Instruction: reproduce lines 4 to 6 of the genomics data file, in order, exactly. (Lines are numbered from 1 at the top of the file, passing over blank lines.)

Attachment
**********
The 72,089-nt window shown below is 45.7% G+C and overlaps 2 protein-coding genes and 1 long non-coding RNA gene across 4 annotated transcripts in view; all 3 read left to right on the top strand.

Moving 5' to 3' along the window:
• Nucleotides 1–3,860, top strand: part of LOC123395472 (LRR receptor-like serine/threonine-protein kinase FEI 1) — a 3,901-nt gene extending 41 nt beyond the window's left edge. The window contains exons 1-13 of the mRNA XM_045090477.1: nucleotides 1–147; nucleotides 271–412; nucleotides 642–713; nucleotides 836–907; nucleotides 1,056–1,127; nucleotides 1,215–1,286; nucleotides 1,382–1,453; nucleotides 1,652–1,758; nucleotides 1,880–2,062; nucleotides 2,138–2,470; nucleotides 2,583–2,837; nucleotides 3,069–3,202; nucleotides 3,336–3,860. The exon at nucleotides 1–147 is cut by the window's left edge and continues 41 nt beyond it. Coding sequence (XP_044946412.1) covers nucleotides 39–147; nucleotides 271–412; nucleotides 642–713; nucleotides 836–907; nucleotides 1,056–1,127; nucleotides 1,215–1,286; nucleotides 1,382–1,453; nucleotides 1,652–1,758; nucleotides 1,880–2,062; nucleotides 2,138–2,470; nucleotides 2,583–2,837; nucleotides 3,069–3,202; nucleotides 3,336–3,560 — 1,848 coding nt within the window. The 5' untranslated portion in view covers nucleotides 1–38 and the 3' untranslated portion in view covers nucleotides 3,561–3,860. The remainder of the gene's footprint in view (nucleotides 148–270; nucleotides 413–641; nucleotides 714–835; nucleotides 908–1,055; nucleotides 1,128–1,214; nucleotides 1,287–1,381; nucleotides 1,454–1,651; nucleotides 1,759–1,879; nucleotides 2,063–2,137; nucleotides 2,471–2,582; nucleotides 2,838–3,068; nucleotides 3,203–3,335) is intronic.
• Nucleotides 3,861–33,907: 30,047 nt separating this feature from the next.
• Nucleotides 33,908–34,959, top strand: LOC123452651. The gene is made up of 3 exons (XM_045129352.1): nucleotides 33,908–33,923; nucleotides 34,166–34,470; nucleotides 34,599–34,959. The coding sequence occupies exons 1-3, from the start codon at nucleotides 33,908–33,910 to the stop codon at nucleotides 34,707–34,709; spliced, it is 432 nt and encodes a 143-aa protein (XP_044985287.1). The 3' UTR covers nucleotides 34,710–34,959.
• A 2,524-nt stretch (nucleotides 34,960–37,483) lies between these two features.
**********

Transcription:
• Nucleotides 3,861–33,907: 30,047 nt separating this feature from the next.
• Nucleotides 33,908–34,959, top strand: LOC123452651. The gene is made up of 3 exons (XM_045129352.1): nucleotides 33,908–33,923; nucleotides 34,166–34,470; nucleotides 34,599–34,959. The coding sequence occupies exons 1-3, from the start codon at nucleotides 33,908–33,910 to the stop codon at nucleotides 34,707–34,709; spliced, it is 432 nt and encodes a 143-aa protein (XP_044985287.1). The 3' UTR covers nucleotides 34,710–34,959.
• A 2,524-nt stretch (nucleotides 34,960–37,483) lies between these two features.